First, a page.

8 Responses to “I lost my keys today.”

  1. 1 J.D. January 7, 2007 at 10:55 pm

    I agree with you for the most part, but I have to say, I don’t think the dance pop artists like Britney/Christina, etc. are selling all that well anymore. That trend peaked around the turn of the century, and it’s falling off now. That’s why Kat needs to turn it around.

    Thanks for the link love…great place you have here!

  2. 2 Winnie January 8, 2007 at 2:10 am

    It seems unfair for you to make full judgement on two songs or even all the songs that have been leaked. So far, her single is doing quite well and it has only been out for 4 days. Let’s face it, r & b pop is what sells right now and singing Celine does not make a superstar. After all she is not Celine. She is Katharine that is very talented that can sometimes be more of a cameleon. Let’s just wait and see how she does when her cd finally drops at the end of the month. I have saved your page on “my favorites” and I dare you to look at the charts then and let’s talk again.

  3. 3 idolicious January 8, 2007 at 7:58 am

    Let’s just wait and see how she does when her cd finally drops at the end of the month. I have saved your page on “my favorites” and I dare you to look at the charts then and let’s talk again.
    Winnie, I will definitely wait and see until the full CD drops. Don’t forget that there are many measures by which to measure the “success” of an artist–media attention, CD sales, radio airplay, and of course, the loyalty of fans. I have no doubt that Katharine will excel in AT LEAST one of those areas.

    I did pay attention to your comment, though, that “R&B pop is what sells right now and singing Celine does not make a superstar.” Does Katharine want to be a singer, or a superstar? Don’t forget, it was Katharine herself who wanted to sing jazz and blues. Did she suddenly wake up and realize that she wasn’t going to get anymore magazine covers singing Billie Holiday covers? Though I think the girl’s talented, I do remain convinced that she has no special love for singing; she just sees it as a vehicle to have her face splashed across TV and print media. And I’m generally not a fan of people like that.

  4. 4 J.D. January 8, 2007 at 9:02 am

    There’s a difference between a debut album being a brilliant chart success and having long-term success. Sure, a debut album might blow up the charts, but what happens after that? Is there any staying power? With the “pop princess” variety, the average shelf life is two MAYBE three albums. And then obscurity.

    And I daresay Celine would tell you that singing Celine has in fact made her a superstar with multiple albums and a long rewarding career, not just a flash in the pan.

  5. 5 PayTheDevil January 8, 2007 at 12:58 pm

    Popular music is in transition. I believe that because of the increased access to different forms of music, folks are jumping from genre to genre, artist to artist. The days of CDs are over. The music world belongs to singles. The record industry has not caught up with the technology. So entrenched in old school marketing and profit margins, the record industry is not strategically flexible. Most rec execs are still trying respond to the insurgence of urban music. It is a tough time now to be a singer/songwriter.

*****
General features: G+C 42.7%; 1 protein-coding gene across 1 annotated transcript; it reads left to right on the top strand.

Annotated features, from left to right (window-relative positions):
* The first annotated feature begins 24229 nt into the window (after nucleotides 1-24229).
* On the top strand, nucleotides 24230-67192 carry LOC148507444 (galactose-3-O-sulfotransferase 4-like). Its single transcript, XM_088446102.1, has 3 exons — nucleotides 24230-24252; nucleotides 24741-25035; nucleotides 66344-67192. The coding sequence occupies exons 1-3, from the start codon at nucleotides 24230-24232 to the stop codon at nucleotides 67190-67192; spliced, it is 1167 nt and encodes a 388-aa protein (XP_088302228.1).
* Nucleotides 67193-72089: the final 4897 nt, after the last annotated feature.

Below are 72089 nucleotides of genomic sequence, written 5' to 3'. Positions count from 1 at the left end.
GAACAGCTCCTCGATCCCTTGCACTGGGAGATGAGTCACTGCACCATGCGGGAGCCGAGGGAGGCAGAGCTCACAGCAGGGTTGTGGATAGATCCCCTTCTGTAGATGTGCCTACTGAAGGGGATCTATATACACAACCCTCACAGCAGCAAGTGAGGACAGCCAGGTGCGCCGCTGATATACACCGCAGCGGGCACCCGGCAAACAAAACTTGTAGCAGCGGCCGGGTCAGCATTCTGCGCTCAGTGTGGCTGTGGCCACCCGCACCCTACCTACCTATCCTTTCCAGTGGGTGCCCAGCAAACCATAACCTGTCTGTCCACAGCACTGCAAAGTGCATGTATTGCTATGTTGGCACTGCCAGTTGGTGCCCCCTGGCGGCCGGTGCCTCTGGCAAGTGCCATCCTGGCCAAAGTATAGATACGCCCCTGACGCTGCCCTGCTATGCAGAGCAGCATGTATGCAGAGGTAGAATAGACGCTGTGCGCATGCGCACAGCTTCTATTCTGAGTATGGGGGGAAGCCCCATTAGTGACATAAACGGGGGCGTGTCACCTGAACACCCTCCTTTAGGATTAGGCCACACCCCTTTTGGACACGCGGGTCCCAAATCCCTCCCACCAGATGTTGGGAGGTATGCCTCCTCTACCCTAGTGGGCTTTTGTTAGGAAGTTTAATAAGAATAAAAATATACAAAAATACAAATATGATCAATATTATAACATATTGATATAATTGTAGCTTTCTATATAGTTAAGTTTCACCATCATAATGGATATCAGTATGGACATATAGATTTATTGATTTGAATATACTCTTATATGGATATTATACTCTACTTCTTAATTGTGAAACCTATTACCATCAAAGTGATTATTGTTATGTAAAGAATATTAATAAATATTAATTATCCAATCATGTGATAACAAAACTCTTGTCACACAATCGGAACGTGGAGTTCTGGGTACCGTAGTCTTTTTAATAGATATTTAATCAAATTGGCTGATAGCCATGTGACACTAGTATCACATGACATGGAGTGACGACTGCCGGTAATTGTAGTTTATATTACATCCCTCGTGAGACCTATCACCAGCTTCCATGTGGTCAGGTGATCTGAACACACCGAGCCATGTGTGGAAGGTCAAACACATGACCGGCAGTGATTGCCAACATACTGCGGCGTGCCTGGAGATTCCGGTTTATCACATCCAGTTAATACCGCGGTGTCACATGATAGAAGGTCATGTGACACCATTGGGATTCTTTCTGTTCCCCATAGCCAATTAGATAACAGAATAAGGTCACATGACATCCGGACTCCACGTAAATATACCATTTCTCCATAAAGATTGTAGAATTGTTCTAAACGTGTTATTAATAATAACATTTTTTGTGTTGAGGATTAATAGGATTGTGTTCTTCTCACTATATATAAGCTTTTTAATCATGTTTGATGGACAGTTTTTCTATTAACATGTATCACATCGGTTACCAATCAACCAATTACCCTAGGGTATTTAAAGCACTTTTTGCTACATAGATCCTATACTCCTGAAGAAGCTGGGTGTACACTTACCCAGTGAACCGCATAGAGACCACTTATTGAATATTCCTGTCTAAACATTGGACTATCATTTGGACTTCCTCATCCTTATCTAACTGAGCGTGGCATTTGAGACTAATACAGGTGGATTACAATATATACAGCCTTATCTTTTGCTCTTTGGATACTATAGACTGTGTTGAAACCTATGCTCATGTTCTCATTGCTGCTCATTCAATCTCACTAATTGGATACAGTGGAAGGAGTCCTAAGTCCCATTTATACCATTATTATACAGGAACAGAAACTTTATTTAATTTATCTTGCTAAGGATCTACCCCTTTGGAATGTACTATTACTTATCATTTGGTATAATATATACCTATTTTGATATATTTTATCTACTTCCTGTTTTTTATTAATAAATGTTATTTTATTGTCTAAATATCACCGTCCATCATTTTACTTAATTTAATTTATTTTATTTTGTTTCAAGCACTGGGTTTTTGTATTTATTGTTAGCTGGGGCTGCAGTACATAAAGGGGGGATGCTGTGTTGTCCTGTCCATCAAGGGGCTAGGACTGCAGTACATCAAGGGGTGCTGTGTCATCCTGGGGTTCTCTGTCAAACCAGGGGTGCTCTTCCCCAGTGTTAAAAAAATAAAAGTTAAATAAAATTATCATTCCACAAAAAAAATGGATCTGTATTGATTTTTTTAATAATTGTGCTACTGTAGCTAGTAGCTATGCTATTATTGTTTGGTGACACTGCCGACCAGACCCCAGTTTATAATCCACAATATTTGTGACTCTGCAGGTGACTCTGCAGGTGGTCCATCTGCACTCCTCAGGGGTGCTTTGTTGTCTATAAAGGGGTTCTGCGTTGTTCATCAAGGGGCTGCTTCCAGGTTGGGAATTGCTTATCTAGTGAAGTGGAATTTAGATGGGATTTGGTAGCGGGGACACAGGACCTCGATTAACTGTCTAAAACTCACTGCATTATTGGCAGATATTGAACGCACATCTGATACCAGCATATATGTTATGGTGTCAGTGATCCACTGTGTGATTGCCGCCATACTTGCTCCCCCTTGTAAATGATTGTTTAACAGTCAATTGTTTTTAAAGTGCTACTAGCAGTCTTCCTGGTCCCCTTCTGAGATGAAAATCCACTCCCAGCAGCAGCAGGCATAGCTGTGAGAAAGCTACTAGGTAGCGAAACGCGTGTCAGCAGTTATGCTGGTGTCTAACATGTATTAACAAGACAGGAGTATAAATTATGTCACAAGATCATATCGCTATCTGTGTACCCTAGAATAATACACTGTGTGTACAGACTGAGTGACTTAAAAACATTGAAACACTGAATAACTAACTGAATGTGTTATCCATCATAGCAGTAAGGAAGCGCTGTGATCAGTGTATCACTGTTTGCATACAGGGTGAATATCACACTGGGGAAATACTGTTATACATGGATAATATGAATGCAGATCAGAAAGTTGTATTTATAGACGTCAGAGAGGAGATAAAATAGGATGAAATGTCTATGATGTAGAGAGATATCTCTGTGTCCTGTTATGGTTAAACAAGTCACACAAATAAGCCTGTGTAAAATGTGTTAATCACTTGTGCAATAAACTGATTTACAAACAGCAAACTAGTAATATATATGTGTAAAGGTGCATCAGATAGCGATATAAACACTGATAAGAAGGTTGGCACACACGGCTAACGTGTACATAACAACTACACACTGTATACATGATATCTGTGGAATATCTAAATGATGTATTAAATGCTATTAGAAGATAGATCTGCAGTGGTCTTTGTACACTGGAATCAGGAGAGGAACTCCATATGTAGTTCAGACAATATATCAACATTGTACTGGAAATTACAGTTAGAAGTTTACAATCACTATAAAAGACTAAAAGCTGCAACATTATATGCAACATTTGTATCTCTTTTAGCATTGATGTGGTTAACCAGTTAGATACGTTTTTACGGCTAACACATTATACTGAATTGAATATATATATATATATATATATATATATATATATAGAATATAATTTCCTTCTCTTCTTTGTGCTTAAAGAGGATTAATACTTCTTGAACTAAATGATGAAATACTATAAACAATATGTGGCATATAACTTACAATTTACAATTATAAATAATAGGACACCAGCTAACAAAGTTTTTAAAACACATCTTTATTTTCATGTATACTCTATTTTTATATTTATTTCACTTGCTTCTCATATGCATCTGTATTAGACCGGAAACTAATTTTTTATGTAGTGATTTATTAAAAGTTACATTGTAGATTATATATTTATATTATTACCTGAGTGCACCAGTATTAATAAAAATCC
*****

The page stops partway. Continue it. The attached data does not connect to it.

And they haven’t yet dealt with new technologies effectively.

    OH, sorry about the key thing. That can ruin your entire morning.

  6. 6 talktocarllewis January 8, 2007 at 9:24 pm

    Sorry about you losing your keys, but what does that have to do with anything in the post? :)

    I believe you’re being way too harsh on Ms. McPhee. Granted, Katharine’s current style may not be the next big thing five years from now, but that’s why she will evolve her style into what is hot then–she certainly has the ability to mold herself. Because she has talent to fall back on, she can down the line become a Celine type singer. But right now she needs to do what will give her immediate credibility and sell CDs. Her first CD is the most critical part, even more so her first single, because she has to prove herself as an artist instead of a talent show runner-up. Even if that means picking the safe route, she needs to do it.

    As for the comments about the typical shelf life of a “pop princess,”
    as I mentioned in the previous paragraph, Katharine has talent to fall back on. Your typical “pop princess” doesn’t.

    In fact, and not to be immature since I know Idol is over, I think it will be Taylor that won’t have lasting currency. I’ve always viewed Taylor as a mediocre singer who was more of a novelty than a true talent. Sure he has a behemoth fan base, but as Clay’s and Fantasia’s did, his fans will eventually evaporate. After listening to Taylor’s CD, it only reaffirmed that view in my mind. It may be great music, but it’s simply not marketable. It’s too poppy for the eclectic crowd, while too niche for mainstream. Both Katharine and Chris, however, have succeeded in making a current album that will be immediately accessible to a large array of listeners.

  7. 7 idolicious January 9, 2007 at 8:22 am

    Sorry about you losing your keys, but what does that have to do with anything in the post? :)
    ‘Cause I lost my keys, and Katharine lost you. ;-)

    As for Taylor vs. Chris vs. Katharine, only time will tell. I do love Taylor, but I can’t predict the future. Maybe my interest in him will wane, but I see myself really enjoying his music for the long haul, because I’m just not the type of person who replaces one celebrity flavor of the month with another. I’m not sure what you mean by “lasting currency,” though. I can see Taylor having a long-term musical career. It may not be one that garners a lot of attention from the media, but I think he’ll always be putting out albums. If “lasting currency” means “in the public eye,” well, yeah, Kat’s got the monopoly on that right now.